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First Viewing Together in Twenty Years of Frick's Whistlers in Three Media
James Abbott McNeill Whistler, The Cemetery: Venice, 1879, pastel, with some stumping, over traces of underdrawing in graphite on dark brown paper, The Frick Collection. Photo: Michael Bodycomb.
NEW YORK, NY.- This summer The Frick Collection will present a focus exhibition dedicated to the colorful and often controversial artist James Abbott McNeill Whistler (1834–1903). The Frick’s ensemble of four full-length portraits by Whistler will be displayed in the museum’s Oval Room alongside his evocative seascape, Symphony in Grey and Green: The Ocean (1866). The presentation will include a Cabinet installation of fifteen pastels and etchings from his Venetian sojourn of 1879–80. These works show Whistler’s command of three distinct media and demonstrate his concern for the harmony of form, color, and composition. Whistler’s oeuvre clearly had a special appeal for Henry Clay Frick, who acquired more works by this artist than by any other. This presentation, drawn from the institution’s celebrated holdings and accompanied by several gallery talks, marks the first time in more than twenty years that they will be exhibited together.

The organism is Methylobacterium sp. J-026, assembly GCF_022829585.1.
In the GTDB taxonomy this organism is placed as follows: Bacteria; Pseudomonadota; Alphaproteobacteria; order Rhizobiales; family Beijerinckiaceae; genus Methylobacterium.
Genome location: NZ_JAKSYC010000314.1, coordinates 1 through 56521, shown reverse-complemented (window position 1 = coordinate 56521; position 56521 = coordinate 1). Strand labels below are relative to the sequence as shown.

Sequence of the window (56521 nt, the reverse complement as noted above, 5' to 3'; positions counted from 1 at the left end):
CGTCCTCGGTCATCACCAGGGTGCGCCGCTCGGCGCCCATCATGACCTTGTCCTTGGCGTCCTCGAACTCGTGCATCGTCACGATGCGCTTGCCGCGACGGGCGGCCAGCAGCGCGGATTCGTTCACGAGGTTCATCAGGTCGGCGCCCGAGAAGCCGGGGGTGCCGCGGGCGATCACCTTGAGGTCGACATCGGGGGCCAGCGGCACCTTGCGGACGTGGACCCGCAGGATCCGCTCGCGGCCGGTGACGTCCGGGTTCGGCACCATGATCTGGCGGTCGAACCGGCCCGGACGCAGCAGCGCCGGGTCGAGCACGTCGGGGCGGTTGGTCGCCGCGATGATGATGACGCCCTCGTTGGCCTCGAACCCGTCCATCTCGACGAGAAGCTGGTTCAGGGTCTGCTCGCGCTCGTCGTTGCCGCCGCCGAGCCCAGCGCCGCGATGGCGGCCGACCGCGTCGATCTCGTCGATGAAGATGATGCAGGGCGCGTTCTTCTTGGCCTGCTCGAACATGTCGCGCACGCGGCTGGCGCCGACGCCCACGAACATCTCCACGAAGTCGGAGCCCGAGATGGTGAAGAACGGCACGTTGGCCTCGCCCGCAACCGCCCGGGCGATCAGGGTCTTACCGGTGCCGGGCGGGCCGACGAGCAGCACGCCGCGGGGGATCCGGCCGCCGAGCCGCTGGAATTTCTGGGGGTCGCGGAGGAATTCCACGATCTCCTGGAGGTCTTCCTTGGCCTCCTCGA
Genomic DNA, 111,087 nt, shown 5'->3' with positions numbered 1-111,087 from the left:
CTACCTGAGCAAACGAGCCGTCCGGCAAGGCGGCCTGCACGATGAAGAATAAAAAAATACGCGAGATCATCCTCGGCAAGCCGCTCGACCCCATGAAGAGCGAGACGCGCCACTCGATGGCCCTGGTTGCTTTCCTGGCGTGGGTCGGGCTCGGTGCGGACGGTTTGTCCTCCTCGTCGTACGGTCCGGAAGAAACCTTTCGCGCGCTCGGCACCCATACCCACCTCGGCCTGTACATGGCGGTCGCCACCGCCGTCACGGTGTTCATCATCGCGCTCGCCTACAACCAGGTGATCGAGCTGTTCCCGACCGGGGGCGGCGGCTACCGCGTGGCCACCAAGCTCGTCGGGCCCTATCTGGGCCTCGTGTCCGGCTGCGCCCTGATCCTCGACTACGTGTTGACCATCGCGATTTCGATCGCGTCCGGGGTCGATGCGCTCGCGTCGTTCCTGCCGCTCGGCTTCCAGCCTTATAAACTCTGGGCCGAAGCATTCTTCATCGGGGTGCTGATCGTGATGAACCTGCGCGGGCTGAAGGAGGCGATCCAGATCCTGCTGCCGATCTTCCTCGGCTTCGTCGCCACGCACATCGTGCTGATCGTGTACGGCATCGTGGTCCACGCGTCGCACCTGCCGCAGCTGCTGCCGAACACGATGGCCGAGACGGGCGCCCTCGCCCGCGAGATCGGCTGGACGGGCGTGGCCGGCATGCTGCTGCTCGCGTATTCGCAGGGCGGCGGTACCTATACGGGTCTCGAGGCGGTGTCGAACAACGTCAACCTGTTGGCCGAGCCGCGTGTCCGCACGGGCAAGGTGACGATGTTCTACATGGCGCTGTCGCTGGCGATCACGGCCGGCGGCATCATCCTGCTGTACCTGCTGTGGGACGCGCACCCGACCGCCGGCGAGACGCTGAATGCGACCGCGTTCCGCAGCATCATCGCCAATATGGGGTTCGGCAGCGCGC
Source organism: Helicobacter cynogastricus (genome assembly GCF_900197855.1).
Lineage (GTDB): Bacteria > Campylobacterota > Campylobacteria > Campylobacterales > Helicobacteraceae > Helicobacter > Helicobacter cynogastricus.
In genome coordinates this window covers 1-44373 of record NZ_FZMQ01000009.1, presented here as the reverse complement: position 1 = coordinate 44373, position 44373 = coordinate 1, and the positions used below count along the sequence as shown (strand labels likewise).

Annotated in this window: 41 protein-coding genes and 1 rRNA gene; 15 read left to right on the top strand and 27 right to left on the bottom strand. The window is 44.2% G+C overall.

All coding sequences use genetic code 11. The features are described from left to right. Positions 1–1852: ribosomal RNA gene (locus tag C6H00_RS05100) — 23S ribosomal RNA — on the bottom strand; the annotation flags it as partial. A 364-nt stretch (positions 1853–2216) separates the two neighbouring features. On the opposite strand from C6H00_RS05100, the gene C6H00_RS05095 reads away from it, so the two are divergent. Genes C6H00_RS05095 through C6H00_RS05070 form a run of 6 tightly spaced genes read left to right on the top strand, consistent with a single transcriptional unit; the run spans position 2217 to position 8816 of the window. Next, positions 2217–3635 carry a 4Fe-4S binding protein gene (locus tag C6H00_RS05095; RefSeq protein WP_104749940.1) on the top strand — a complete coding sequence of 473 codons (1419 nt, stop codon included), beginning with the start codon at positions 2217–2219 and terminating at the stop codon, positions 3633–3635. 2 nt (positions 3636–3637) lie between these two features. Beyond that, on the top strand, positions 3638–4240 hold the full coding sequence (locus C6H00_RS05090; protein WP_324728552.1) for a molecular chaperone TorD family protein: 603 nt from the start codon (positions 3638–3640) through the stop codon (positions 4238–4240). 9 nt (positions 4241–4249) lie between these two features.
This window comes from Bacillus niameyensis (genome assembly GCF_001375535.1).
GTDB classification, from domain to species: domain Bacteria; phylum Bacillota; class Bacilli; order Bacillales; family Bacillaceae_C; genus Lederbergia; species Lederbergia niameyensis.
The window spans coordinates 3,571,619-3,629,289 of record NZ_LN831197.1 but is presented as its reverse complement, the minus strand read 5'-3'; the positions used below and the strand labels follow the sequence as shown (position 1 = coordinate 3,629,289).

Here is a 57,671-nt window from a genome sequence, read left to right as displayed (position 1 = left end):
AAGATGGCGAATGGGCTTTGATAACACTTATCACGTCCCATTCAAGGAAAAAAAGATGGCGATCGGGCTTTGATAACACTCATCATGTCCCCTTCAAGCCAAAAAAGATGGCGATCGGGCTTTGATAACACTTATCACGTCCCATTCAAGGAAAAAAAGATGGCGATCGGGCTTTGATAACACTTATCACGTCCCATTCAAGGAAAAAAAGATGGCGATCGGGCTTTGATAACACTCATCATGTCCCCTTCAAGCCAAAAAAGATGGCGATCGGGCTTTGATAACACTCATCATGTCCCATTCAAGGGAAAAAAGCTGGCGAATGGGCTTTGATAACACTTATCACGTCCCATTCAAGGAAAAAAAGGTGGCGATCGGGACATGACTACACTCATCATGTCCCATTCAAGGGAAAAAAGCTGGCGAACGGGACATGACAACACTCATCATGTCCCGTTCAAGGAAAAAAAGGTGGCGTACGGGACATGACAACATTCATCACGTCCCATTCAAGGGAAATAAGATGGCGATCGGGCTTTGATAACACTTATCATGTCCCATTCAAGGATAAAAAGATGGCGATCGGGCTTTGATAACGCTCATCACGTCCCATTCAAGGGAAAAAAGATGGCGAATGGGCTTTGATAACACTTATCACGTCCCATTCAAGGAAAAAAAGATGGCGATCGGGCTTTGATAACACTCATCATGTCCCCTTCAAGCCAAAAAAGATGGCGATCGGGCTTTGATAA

Senior Curator Susan Grace Galassi notes, “Perhaps because we have not shown these paintings, etchings, and pastels together for more than twenty years, it may come as a surprise that Whistler—an American and a near contemporary to Frick—is actually one of the best represented artist in our collection. We look forward to welcoming the public to enjoy these works together this summer in galleries adjacent to the Old Master paintings for which the institution is best known.” The installation is organized by Curatorial Assistants Joanna Sheers and Caitlin Henningsen, in conjunction with Galassi.

East Gallery Refurbishment to be Undertaken this Summer